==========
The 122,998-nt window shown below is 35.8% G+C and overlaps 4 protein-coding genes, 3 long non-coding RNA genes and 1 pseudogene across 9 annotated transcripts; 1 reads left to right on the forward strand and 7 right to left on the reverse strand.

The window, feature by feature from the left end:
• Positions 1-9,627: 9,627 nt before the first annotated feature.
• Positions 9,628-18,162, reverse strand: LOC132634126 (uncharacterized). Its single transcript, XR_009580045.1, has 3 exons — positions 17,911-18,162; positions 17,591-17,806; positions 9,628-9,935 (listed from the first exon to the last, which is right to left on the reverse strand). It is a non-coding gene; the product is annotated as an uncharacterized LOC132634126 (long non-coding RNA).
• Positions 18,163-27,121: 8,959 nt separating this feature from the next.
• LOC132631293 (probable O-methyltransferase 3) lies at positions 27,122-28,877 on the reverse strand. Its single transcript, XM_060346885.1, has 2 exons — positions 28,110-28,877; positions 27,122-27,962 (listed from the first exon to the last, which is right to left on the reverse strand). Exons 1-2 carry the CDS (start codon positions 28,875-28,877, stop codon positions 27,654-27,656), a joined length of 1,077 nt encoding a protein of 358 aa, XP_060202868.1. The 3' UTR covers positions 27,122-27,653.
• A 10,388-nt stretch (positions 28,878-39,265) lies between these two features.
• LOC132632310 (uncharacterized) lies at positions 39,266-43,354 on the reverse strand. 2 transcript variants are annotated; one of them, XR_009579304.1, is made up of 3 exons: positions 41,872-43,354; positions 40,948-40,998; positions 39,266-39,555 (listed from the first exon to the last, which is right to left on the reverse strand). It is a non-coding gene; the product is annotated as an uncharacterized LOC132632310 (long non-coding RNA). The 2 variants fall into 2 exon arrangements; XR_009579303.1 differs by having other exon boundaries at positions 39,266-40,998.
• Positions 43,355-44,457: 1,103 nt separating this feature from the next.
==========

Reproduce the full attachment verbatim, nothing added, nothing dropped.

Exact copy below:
The 122,998-nt window shown below is 35.8% G+C and overlaps 4 protein-coding genes, 3 long non-coding RNA genes and 1 pseudogene across 9 annotated transcripts; 1 reads left to right on the forward strand and 7 right to left on the reverse strand.

The window, feature by feature from the left end:
• Positions 1-9,627: 9,627 nt before the first annotated feature.
• Positions 9,628-18,162, reverse strand: LOC132634126 (uncharacterized). Its single transcript, XR_009580045.1, has 3 exons — positions 17,911-18,162; positions 17,591-17,806; positions 9,628-9,935 (listed from the first exon to the last, which is right to left on the reverse strand). It is a non-coding gene; the product is annotated as an uncharacterized LOC132634126 (long non-coding RNA).
• Positions 18,163-27,121: 8,959 nt separating this feature from the next.
• LOC132631293 (probable O-methyltransferase 3) lies at positions 27,122-28,877 on the reverse strand. Its single transcript, XM_060346885.1, has 2 exons — positions 28,110-28,877; positions 27,122-27,962 (listed from the first exon to the last, which is right to left on the reverse strand). Exons 1-2 carry the CDS (start codon positions 28,875-28,877, stop codon positions 27,654-27,656), a joined length of 1,077 nt encoding a protein of 358 aa, XP_060202868.1. The 3' UTR covers positions 27,122-27,653.
• A 10,388-nt stretch (positions 28,878-39,265) lies between these two features.
• LOC132632310 (uncharacterized) lies at positions 39,266-43,354 on the reverse strand. 2 transcript variants are annotated; one of them, XR_009579304.1, is made up of 3 exons: positions 41,872-43,354; positions 40,948-40,998; positions 39,266-39,555 (listed from the first exon to the last, which is right to left on the reverse strand). It is a non-coding gene; the product is annotated as an uncharacterized LOC132632310 (long non-coding RNA). The 2 variants fall into 2 exon arrangements; XR_009579303.1 differs by having other exon boundaries at positions 39,266-40,998.
• Positions 43,355-44,457: 1,103 nt separating this feature from the next.